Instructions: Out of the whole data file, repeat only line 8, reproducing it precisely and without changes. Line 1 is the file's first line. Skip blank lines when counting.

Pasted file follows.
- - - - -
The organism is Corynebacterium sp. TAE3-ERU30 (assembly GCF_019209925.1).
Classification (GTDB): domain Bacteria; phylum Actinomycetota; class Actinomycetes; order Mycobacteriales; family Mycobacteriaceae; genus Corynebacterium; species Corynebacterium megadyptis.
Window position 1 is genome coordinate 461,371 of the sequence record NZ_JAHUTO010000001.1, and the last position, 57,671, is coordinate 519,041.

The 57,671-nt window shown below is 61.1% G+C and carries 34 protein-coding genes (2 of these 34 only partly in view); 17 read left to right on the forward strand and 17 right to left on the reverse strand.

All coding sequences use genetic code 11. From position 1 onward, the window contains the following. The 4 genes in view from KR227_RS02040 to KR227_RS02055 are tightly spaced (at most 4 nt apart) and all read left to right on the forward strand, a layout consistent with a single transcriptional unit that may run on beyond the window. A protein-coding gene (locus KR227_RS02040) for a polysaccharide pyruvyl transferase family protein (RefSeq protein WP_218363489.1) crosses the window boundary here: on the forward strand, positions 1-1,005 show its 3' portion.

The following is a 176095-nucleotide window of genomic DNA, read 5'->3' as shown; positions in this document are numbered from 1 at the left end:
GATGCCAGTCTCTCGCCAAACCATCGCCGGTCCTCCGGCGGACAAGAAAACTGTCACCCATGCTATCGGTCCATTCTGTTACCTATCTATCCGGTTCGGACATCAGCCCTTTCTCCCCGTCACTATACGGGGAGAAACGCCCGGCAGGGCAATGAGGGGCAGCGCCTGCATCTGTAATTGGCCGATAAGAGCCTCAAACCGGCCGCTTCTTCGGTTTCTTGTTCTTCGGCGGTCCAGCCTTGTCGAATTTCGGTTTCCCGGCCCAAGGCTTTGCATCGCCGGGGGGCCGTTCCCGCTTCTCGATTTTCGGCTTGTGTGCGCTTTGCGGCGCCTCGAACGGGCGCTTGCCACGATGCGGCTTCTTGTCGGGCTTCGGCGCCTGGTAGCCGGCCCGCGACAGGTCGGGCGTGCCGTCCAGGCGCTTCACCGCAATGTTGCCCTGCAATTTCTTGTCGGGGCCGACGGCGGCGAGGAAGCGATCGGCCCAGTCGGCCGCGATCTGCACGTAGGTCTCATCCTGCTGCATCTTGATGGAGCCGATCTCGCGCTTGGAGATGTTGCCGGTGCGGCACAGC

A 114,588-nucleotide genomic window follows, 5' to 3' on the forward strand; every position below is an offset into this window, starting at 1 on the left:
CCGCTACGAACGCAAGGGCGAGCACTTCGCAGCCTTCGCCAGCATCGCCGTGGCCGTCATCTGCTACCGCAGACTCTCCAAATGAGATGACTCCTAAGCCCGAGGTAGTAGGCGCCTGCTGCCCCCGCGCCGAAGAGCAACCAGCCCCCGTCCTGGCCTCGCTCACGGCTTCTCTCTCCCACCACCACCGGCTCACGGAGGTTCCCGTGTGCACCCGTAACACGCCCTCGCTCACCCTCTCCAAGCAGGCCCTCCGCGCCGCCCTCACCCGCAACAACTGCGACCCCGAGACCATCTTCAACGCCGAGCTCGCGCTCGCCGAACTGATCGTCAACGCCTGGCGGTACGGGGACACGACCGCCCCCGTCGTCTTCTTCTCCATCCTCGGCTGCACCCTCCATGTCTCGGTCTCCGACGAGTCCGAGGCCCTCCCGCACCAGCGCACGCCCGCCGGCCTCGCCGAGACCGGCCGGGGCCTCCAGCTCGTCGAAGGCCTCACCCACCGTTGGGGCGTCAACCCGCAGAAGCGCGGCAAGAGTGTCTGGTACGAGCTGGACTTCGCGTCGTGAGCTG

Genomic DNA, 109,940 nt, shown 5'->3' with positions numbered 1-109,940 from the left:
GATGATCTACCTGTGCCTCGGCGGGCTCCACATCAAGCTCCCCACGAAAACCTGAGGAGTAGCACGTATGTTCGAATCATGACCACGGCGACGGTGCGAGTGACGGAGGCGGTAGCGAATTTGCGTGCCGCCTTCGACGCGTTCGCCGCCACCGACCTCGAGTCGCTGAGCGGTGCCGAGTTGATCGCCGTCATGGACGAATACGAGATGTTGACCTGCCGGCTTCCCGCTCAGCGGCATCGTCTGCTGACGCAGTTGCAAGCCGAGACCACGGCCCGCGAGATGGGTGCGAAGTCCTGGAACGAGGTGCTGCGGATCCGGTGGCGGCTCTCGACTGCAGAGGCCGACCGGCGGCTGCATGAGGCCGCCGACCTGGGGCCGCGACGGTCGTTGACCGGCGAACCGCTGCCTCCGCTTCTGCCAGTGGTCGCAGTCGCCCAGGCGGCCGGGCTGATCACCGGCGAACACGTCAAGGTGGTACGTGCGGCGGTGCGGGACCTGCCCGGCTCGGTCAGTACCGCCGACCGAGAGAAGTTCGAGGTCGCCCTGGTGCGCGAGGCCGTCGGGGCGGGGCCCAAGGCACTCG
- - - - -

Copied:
A 114,588-nucleotide genomic window follows, 5' to 3' on the forward strand; every position below is an offset into this window, starting at 1 on the left: